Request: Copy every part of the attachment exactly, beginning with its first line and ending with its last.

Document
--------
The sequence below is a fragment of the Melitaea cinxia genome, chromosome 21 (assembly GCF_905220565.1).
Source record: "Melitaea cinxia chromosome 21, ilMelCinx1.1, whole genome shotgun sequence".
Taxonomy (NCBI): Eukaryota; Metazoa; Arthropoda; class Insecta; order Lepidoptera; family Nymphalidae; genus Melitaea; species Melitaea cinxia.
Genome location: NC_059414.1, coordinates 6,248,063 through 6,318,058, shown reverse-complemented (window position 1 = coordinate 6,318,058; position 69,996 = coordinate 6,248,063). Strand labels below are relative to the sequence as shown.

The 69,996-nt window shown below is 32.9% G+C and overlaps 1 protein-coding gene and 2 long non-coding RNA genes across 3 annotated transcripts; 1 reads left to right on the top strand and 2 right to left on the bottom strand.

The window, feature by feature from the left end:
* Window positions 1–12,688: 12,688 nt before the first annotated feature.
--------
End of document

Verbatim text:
The sequence below is a fragment of the Melitaea cinxia genome, chromosome 21 (assembly GCF_905220565.1).
Source record: "Melitaea cinxia chromosome 21, ilMelCinx1.1, whole genome shotgun sequence".
Taxonomy (NCBI): Eukaryota; Metazoa; Arthropoda; class Insecta; order Lepidoptera; family Nymphalidae; genus Melitaea; species Melitaea cinxia.
Genome location: NC_059414.1, coordinates 6,248,063 through 6,318,058, shown reverse-complemented (window position 1 = coordinate 6,318,058; position 69,996 = coordinate 6,248,063). Strand labels below are relative to the sequence as shown.

The 69,996-nt window shown below is 32.9% G+C and overlaps 1 protein-coding gene and 2 long non-coding RNA genes across 3 annotated transcripts; 1 reads left to right on the top strand and 2 right to left on the bottom strand.

The window, feature by feature from the left end:
* Window positions 1–12,688: 12,688 nt before the first annotated feature.